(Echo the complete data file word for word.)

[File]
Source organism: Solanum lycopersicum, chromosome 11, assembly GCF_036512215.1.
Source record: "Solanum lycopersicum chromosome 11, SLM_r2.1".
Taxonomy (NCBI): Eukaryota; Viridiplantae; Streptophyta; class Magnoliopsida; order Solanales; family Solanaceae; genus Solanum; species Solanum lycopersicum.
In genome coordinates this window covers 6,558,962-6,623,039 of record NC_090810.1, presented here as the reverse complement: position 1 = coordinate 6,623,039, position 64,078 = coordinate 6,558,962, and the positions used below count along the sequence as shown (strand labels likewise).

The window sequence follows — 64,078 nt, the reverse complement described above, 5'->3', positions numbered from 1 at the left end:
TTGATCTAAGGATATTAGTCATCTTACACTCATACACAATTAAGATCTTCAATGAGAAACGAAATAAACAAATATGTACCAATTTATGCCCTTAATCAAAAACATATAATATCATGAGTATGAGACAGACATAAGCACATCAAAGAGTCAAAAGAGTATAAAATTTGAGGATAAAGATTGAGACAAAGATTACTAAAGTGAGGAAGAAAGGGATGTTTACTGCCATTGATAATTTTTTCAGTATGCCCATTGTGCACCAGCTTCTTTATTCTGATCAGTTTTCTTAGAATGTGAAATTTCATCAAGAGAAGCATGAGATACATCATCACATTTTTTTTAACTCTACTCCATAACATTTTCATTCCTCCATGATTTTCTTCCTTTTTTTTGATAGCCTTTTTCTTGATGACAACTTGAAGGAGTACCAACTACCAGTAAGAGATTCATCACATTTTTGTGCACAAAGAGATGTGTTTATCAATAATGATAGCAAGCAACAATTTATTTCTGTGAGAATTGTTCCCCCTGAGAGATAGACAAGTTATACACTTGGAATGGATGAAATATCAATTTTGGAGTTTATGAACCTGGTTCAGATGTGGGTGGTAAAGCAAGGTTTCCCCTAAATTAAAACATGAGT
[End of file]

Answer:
Source organism: Solanum lycopersicum, chromosome 11, assembly GCF_036512215.1.
Source record: "Solanum lycopersicum chromosome 11, SLM_r2.1".
Taxonomy (NCBI): Eukaryota; Viridiplantae; Streptophyta; class Magnoliopsida; order Solanales; family Solanaceae; genus Solanum; species Solanum lycopersicum.
In genome coordinates this window covers 6,558,962-6,623,039 of record NC_090810.1, presented here as the reverse complement: position 1 = coordinate 6,623,039, position 64,078 = coordinate 6,558,962, and the positions used below count along the sequence as shown (strand labels likewise).

The window sequence follows — 64,078 nt, the reverse complement described above, 5'->3', positions numbered from 1 at the left end:
TTGATCTAAGGATATTAGTCATCTTACACTCATACACAATTAAGATCTTCAATGAGAAACGAAATAAACAAATATGTACCAATTTATGCCCTTAATCAAAAACATATAATATCATGAGTATGAGACAGACATAAGCACATCAAAGAGTCAAAAGAGTATAAAATTTGAGGATAAAGATTGAGACAAAGATTACTAAAGTGAGGAAGAAAGGGATGTTTACTGCCATTGATAATTTTTTCAGTATGCCCATTGTGCACCAGCTTCTTTATTCTGATCAGTTTTCTTAGAATGTGAAATTTCATCAAGAGAAGCATGAGATACATCATCACATTTTTTTTAACTCTACTCCATAACATTTTCATTCCTCCATGATTTTCTTCCTTTTTTTTGATAGCCTTTTTCTTGATGACAACTTGAAGGAGTACCAACTACCAGTAAGAGATTCATCACATTTTTGTGCACAAAGAGATGTGTTTATCAATAATGATAGCAAGCAACAATTTATTTCTGTGAGAATTGTTCCCCCTGAGAGATAGACAAGTTATACACTTGGAATGGATGAAATATCAATTTTGGAGTTTATGAACCTGGTTCAGATGTGGGTGGTAAAGCAAGGTTTCCCCTAAATTAAAACATGAGT